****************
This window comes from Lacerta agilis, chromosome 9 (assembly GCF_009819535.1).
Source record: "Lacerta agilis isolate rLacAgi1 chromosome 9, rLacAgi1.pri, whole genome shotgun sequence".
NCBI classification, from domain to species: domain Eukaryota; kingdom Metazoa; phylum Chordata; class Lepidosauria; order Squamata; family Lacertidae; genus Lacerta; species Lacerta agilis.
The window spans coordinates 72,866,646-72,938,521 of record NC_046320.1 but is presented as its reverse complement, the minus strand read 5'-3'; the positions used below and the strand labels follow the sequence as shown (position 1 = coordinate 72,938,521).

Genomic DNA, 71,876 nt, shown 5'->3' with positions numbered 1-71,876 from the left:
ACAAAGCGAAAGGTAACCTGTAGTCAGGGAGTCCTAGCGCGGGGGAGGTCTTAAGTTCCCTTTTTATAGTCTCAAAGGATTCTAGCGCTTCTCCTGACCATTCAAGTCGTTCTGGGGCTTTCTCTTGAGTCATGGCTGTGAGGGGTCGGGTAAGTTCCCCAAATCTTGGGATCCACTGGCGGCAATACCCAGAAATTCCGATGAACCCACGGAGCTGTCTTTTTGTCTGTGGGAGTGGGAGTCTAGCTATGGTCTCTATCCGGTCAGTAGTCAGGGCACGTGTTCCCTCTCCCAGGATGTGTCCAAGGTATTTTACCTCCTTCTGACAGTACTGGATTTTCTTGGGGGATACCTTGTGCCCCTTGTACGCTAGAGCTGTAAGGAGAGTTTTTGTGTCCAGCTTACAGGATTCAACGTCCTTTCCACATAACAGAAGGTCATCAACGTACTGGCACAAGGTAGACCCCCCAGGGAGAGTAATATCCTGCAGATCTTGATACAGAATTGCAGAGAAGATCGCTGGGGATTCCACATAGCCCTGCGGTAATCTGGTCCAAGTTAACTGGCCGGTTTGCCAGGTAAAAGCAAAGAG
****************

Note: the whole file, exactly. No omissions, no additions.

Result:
This window comes from Lacerta agilis, chromosome 9 (assembly GCF_009819535.1).
Source record: "Lacerta agilis isolate rLacAgi1 chromosome 9, rLacAgi1.pri, whole genome shotgun sequence".
NCBI classification, from domain to species: domain Eukaryota; kingdom Metazoa; phylum Chordata; class Lepidosauria; order Squamata; family Lacertidae; genus Lacerta; species Lacerta agilis.
The window spans coordinates 72,866,646-72,938,521 of record NC_046320.1 but is presented as its reverse complement, the minus strand read 5'-3'; the positions used below and the strand labels follow the sequence as shown (position 1 = coordinate 72,938,521).

Genomic DNA, 71,876 nt, shown 5'->3' with positions numbered 1-71,876 from the left:
ACAAAGCGAAAGGTAACCTGTAGTCAGGGAGTCCTAGCGCGGGGGAGGTCTTAAGTTCCCTTTTTATAGTCTCAAAGGATTCTAGCGCTTCTCCTGACCATTCAAGTCGTTCTGGGGCTTTCTCTTGAGTCATGGCTGTGAGGGGTCGGGTAAGTTCCCCAAATCTTGGGATCCACTGGCGGCAATACCCAGAAATTCCGATGAACCCACGGAGCTGTCTTTTTGTCTGTGGGAGTGGGAGTCTAGCTATGGTCTCTATCCGGTCAGTAGTCAGGGCACGTGTTCCCTCTCCCAGGATGTGTCCAAGGTATTTTACCTCCTTCTGACAGTACTGGATTTTCTTGGGGGATACCTTGTGCCCCTTGTACGCTAGAGCTGTAAGGAGAGTTTTTGTGTCCAGCTTACAGGATTCAACGTCCTTTCCACATAACAGAAGGTCATCAACGTACTGGCACAAGGTAGACCCCCCAGGGAGAGTAATATCCTGCAGATCTTGATACAGAATTGCAGAGAAGATCGCTGGGGATTCCACATAGCCCTGCGGTAATCTGGTCCAAGTTAACTGGCCGGTTTGCCAGGTAAAAGCAAAGAG